Generally a real estate agent can rank pretty low in public opinion. Too often, they are seen as overpaid, unproductive, ineffective and so on. But that's not the whole story. The good ones are really good. They are worth their weight in real estate paperwork. In fact, good real estate agents are heroes. Trouble is, there's just not that many of them out there. Most are mediocre at best, hoping to make quick and easy money selling a very expensive commodity.
Agents usually come to the business as a second career. In other words: they start out to do something else . . . and then discover that their chosen profession is somehow inadequate. Maybe they left college to become teachers, but, after several years, discovered that the bureaucratic grind and low wages made the job undesirable. Maybe they climbed a corporate ladder to middle management and then suddenly got laid off. These are the people who often look around for a plan B, and see real estate sales as an alternative. Licensing is easy, start-up costs are minimal and there is potential to make very good money.
Unfortunately, many remember the commission they paid on the last house they sold and conclude that it must be easy money. It is not. That's why the average agent makes so little. Only the extraordinarily sharp and energetic do well in real estate sales.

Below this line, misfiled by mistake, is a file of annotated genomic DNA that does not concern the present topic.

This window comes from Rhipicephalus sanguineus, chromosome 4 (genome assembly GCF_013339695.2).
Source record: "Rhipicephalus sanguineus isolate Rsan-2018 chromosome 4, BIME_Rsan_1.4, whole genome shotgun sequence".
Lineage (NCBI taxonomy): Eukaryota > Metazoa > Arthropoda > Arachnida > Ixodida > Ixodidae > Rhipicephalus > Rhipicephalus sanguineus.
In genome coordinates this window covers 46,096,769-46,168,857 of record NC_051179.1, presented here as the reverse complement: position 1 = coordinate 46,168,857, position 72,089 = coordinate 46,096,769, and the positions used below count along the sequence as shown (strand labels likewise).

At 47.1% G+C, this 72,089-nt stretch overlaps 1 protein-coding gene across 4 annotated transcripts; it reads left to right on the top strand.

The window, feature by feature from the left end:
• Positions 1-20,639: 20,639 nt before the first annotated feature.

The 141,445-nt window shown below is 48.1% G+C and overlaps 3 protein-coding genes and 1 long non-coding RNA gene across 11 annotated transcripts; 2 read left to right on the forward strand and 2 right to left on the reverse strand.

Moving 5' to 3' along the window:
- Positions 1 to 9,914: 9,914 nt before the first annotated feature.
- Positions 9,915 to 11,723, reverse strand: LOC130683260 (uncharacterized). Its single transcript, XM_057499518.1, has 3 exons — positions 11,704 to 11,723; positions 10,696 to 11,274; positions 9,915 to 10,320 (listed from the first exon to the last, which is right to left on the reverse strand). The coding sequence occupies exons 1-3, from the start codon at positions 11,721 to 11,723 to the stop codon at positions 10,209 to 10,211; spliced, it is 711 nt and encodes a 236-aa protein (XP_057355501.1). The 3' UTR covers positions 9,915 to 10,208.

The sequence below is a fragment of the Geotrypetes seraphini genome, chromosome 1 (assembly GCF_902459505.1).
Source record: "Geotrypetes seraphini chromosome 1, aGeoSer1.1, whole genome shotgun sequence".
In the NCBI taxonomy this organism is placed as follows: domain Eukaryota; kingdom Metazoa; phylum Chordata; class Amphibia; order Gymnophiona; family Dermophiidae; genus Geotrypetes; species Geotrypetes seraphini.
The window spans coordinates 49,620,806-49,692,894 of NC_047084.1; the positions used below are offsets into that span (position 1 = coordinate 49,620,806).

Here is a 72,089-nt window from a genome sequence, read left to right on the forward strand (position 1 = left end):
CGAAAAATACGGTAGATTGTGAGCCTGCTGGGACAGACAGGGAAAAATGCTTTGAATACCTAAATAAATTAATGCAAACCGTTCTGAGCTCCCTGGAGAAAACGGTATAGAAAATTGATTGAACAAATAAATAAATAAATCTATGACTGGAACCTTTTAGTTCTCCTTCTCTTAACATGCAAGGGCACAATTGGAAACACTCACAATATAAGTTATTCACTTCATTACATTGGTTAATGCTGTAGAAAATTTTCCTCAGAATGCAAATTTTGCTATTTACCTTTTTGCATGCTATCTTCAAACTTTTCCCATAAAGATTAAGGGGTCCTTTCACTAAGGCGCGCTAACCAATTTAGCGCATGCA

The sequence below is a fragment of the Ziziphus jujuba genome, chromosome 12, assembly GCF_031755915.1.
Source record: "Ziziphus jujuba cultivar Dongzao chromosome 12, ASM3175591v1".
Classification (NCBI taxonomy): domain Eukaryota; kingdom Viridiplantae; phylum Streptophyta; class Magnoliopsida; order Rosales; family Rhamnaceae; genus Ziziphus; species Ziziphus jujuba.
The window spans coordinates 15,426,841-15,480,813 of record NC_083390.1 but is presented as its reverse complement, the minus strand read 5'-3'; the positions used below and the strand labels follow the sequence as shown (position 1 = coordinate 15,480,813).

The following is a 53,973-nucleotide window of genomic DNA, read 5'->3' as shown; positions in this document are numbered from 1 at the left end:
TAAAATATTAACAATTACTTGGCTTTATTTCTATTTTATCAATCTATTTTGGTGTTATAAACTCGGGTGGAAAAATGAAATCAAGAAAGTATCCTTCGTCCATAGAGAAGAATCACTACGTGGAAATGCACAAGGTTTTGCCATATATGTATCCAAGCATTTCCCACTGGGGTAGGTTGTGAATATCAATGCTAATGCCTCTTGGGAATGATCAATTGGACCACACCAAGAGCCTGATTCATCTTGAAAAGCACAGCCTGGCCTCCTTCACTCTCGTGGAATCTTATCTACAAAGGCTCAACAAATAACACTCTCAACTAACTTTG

So how do you tell if your real estate agent is good or mediocre? Start with production. The average agent in America today does about 7 deals a year. That's very sad. Not just for the agent, who on average will make about $34,000 on that kind of production, but also for the consumer who gets stuck with an agent who does so little he or she can't possibly be as sharp or up to date on the business - and particularly on how to solve transaction problems - as someone doing, say, twice as many deals. So ask your potential agent: 'How many deals did you do last year?' You should hear something in double digits and ideally, the first one should probably be a 2 or better.
But don't fool yourself into thinking the one with the largest number of deals done in the previous year must be the best agent. Not always true. In fact, not usually true. You're looking for the one who not only has decent production, but has clients raving about their buying or selling experience. Ask to see testimonial letters - good agents have plenty of them - or do what you'd do if your were hiring an unfamiliar babysitter: ask for references . . . and then call them.
The easiest way I know to find a great real estate agent is to call GreatNest. Our team of pros outperforms the local MLS every month. We do so much more than put a sign in the yard and input the listing into MLS; we actually market our inventory. We understand that job one is lead generation and that's why we work so hard at making sure our marketing works. And we get the job done while saving consumers thousands of dollars!